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H.Con.Res. 124 (115th): Expressing the sense of Congress that the United States should resume normal diplomatic relations with Taiwan, and for other purposes.

The text of the resolution below is as of Jun 20, 2018 (Introduced). The resolution was not adopted.



2d Session

H. CON. RES. 124


June 20, 2018

submitted the following concurrent resolution; which was referred to the Committee on Foreign Affairs


Expressing the sense of Congress that the United States should resume normal diplomatic relations with Taiwan, and for other purposes.

Whereas the people of Taiwan have established a vibrant and pluralistic democracy;

Whereas the people of Taiwan have conducted six successful presidential elections, successive elections for members of their national legislature, numerous local elections, and three national referendums;

Whereas Taiwan has never been under the jurisdiction of the Communist government in Beijing, which continues to illegitimately claim sovereignty over Taiwan and its 23,500,000 citizens;

Whereas the Shanghai Communique, which maintains that there is One China and that Taiwan is part of China, was established without the consultation of Congress or the people of Taiwan;

Whereas Communist China has since used the One China Policy to block Taiwan’s membership and full participation in international organizations and events, ranging from the United Nations and the World Health Organization to the Olympics;

Whereas the One China Policy is effectively obsolete, and does not reflect the obvious reality that Taiwan has been an independent and sovereign country for over half a century;

Whereas Taiwan maintains diplomatic, cultural, and economic relations with several countries around the world;

Whereas Taiwan and the United States maintained formal diplomatic relations until 1979;

Whereas today, the United States maintains normal diplomatic relations with all countries in the world, except for Syria, North Korea, Iran, Bhutan, and Taiwan;

Whereas former President Jimmy Carter severed diplomatic ties with Taiwan in 1979 and terminated the Mutual Defense Treaty between the United States and Taiwan without consulting or seeking the approval of Congress;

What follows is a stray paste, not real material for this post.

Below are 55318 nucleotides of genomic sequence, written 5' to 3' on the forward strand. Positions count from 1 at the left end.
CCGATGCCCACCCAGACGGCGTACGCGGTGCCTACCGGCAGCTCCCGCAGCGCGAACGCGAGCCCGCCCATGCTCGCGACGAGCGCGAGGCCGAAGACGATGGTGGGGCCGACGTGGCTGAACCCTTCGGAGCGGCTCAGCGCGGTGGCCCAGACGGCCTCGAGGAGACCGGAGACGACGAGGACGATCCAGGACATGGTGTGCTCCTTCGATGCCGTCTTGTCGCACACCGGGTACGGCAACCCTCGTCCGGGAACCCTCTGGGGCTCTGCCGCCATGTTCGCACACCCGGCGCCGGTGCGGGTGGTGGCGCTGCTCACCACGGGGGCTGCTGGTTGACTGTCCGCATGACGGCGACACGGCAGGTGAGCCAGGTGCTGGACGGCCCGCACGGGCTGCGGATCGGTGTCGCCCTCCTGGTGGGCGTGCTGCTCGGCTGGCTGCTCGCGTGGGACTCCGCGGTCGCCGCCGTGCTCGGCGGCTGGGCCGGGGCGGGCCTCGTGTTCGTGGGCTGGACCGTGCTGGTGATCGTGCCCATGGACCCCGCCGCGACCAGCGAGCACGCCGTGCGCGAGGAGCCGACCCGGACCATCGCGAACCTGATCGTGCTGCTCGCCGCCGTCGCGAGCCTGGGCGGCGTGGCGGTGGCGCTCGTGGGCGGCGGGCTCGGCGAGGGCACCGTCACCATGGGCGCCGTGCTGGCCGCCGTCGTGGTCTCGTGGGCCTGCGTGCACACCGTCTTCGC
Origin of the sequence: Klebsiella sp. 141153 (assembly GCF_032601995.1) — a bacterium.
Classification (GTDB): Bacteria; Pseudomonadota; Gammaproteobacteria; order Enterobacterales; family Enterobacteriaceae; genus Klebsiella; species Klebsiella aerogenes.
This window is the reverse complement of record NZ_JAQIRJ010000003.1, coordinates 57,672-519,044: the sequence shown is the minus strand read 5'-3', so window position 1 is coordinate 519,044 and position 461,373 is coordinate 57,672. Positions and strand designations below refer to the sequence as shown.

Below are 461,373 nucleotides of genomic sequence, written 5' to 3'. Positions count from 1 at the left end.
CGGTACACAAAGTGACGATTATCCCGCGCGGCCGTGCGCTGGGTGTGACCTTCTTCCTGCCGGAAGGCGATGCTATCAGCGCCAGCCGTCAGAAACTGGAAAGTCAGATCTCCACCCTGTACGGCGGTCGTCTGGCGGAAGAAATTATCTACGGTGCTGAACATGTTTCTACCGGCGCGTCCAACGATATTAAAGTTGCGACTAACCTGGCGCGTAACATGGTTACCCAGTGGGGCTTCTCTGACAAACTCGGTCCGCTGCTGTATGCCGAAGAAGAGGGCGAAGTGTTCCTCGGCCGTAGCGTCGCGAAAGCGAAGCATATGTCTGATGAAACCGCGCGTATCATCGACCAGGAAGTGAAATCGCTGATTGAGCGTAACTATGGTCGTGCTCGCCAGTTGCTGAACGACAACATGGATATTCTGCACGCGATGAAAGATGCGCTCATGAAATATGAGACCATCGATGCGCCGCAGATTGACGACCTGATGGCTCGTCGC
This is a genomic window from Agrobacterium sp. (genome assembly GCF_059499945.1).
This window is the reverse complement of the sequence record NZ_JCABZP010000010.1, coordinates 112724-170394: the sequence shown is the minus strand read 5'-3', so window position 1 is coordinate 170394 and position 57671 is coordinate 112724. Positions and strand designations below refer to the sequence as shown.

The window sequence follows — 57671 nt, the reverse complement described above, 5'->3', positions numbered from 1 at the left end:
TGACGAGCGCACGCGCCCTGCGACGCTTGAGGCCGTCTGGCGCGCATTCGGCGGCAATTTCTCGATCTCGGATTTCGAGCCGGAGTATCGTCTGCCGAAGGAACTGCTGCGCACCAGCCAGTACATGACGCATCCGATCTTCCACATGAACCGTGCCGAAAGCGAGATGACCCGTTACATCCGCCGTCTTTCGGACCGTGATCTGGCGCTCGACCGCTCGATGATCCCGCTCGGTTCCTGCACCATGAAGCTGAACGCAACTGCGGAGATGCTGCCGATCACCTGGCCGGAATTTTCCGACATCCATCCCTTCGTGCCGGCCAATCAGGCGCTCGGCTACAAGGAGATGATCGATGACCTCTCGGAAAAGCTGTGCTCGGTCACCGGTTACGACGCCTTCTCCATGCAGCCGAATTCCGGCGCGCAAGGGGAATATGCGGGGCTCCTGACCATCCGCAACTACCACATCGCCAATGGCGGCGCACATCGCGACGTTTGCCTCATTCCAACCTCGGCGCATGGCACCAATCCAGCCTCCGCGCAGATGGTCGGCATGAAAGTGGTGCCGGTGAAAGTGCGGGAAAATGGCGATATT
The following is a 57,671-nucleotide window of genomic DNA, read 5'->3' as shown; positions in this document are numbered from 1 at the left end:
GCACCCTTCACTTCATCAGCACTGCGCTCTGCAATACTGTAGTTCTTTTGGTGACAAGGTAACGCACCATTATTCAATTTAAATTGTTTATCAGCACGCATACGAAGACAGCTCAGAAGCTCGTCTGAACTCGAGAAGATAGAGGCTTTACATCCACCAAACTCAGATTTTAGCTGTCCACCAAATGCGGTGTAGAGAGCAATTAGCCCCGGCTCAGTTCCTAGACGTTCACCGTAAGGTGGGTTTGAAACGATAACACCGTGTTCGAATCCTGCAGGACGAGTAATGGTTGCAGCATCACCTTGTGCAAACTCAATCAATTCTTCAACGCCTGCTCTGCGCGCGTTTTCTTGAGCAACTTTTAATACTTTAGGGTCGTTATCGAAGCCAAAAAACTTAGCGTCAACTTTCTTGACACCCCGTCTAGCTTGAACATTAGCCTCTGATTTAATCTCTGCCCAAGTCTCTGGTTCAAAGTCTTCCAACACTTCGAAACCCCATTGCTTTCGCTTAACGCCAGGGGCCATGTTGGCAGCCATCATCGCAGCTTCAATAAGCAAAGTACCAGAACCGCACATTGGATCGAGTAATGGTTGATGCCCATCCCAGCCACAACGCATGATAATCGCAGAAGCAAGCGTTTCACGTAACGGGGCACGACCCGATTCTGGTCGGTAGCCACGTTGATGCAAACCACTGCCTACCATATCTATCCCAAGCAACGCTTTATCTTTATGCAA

Whereas Congress responded later that year by adopting the Taiwan Relations Act, codifying into law the basis for continued friendly relations between the United States and Taiwan;

Whereas former President Ronald Reagan issued the Six Assurances to Taiwan in July 1982, including the assurance that [t]he United States would not formally recognize Chinese sovereignty over Taiwan;

Whereas both the Taiwan Relations Act (Public Law 96–8, 22 U.S.C. 3301 et seq.) and the Six Assurances form the cornerstone of United States-Taiwan relations; and

Whereas Taiwan has been a steadfast ally of the United States and a responsible member of the world community: Now, therefore, be it

That it is the sense of Congress that—


the President should abandon the fundamentally flawed One China Policy in favor of a more realistic One China, One Taiwan Policy that recognizes Taiwan as a sovereign and independent country, separate from the Communist regime in China;


the President should begin the process of resuming normal diplomatic relations with Taiwan; and


the President, the Permanent Representative of the United States to the United Nations, and other relevant United States officials should aggressively support Taiwan’s full participation in the United Nations and any other international organization of which the United States is a member, and for which statehood is a requirement for membership.